In recent weeks staff and volunteers at Newark Air Museum have undertaken a series of significant steps forward in making the Avro Ashton fuselage mobile.
This has involved fixing specially designed wheeled rigs to the wing attachment points on the rear of the fuselage. This has enabled the fuselage to be lifted off the ground for the first time since it was delivered to the museum in 2003.
In the coming weeks a wheel rig will also be fitted to the nose of the aircraft, which will allow the fuselage to become mobile. Once the nose wheel rig has been fitted the fuselage will be towed to a different location on the museum site so that restoration and rebuilding work can be undertaken.
The fuselage of Avro Ashton WB491, which is listed as ‘Significant’ on the National Aviation Heritage Register was donated to Newark Air Museum in March 2003 and it was recovered from Woodford near Manchester.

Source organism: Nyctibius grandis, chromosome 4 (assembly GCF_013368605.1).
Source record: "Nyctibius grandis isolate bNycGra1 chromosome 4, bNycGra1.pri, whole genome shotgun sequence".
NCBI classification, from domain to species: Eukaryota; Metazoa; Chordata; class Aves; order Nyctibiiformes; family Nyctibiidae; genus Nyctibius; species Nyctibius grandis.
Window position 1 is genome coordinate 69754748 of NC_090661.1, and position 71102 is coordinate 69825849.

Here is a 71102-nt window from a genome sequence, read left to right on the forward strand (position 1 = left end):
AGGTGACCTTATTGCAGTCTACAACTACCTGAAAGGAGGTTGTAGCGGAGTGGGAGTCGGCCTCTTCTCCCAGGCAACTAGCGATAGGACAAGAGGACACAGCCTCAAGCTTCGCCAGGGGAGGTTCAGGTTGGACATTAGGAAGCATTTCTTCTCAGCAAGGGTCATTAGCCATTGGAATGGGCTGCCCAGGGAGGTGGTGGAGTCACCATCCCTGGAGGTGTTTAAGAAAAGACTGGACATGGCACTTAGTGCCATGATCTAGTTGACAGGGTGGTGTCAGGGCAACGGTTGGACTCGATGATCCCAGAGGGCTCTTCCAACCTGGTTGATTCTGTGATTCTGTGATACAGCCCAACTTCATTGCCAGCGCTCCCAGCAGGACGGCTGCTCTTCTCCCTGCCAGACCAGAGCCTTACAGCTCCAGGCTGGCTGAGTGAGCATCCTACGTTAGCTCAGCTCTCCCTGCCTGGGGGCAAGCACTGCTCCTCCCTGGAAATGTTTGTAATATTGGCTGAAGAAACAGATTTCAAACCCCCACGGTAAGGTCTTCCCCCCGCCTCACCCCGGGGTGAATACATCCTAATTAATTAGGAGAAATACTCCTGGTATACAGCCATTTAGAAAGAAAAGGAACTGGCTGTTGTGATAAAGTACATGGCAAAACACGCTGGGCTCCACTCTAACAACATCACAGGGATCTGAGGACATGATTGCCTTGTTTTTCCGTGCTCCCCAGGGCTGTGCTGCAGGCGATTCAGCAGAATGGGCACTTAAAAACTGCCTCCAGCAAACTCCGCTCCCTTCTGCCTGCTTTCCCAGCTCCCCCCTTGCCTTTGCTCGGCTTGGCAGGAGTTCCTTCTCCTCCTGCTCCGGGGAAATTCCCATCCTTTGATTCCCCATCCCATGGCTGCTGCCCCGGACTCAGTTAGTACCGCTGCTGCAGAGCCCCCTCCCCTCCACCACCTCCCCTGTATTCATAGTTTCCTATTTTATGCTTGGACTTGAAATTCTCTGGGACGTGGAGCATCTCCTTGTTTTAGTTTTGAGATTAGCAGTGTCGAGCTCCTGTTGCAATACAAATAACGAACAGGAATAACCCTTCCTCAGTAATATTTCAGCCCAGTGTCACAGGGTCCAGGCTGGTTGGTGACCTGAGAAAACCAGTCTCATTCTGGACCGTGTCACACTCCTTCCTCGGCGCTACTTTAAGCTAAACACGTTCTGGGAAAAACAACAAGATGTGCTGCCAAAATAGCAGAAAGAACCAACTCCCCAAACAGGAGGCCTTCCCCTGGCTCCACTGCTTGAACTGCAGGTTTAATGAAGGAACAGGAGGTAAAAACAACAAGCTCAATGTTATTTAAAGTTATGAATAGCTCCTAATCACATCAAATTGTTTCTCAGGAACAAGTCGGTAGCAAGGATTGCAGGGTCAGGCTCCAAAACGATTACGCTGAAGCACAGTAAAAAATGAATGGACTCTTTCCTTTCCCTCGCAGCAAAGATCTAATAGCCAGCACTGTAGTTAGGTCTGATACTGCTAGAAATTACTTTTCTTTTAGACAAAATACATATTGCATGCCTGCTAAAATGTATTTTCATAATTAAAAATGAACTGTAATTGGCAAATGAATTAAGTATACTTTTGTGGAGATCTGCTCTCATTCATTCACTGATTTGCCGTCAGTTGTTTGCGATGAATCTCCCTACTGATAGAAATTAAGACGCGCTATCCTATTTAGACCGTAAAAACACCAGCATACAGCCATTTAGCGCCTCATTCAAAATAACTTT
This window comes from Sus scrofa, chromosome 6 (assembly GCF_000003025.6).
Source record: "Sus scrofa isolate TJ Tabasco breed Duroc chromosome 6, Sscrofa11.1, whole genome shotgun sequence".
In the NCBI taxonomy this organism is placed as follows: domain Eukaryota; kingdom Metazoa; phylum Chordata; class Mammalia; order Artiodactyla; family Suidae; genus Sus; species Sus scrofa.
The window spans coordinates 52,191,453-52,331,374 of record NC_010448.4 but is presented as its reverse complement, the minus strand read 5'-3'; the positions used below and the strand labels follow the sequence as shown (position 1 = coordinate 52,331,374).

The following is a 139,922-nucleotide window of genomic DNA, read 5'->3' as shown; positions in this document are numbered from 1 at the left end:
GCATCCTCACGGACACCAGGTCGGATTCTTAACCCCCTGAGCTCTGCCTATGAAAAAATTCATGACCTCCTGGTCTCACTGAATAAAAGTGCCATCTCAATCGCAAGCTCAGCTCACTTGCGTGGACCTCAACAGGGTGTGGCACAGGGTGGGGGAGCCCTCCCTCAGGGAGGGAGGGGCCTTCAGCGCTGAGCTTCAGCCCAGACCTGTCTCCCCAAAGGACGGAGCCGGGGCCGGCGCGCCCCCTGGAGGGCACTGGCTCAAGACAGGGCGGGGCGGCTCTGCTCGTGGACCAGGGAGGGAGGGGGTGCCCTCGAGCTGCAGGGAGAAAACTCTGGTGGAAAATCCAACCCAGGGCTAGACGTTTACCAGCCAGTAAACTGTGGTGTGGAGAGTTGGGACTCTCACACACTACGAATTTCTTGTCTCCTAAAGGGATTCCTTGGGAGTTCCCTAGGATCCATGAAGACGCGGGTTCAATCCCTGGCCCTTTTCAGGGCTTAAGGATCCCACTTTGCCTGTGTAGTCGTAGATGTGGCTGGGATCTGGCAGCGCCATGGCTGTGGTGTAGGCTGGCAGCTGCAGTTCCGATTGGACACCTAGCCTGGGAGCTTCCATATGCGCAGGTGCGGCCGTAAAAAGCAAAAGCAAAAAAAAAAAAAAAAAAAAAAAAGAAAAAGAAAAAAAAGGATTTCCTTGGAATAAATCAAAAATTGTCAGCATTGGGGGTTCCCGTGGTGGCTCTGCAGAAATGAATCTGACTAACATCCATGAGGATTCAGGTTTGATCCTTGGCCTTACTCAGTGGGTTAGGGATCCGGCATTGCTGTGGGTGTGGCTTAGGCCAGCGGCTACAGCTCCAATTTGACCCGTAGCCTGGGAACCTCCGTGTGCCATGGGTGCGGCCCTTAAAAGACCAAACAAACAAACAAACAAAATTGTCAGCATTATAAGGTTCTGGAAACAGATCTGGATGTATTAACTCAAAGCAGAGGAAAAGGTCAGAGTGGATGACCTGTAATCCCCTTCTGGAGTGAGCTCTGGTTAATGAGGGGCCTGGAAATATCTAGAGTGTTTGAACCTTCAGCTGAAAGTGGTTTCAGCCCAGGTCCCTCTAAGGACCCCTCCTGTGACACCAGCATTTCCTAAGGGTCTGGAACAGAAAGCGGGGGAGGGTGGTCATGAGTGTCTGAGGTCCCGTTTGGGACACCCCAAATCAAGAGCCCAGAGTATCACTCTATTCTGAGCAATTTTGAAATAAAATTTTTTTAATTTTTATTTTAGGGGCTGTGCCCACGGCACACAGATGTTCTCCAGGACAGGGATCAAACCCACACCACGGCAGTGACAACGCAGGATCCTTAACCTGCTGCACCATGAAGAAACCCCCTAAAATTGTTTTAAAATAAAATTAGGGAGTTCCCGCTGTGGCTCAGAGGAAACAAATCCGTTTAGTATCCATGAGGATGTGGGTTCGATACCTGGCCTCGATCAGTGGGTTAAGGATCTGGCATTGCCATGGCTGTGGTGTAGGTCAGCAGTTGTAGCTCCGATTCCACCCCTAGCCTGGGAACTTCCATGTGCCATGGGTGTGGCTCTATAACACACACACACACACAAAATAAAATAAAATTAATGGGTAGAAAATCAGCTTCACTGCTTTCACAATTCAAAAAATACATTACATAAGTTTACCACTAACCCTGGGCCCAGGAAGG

WB941 is the only remaining significant airframe part of six Tudor 8 jet airliners, which were modified by the A.V.Roe Company into the type 706 ‘Flying Laboratories’. Described as an “engine and systems test-bed” the last Ashton retired from service in 1962, with the type having undertaken a range of high altitude test and research programmes for various government departments and external agencies.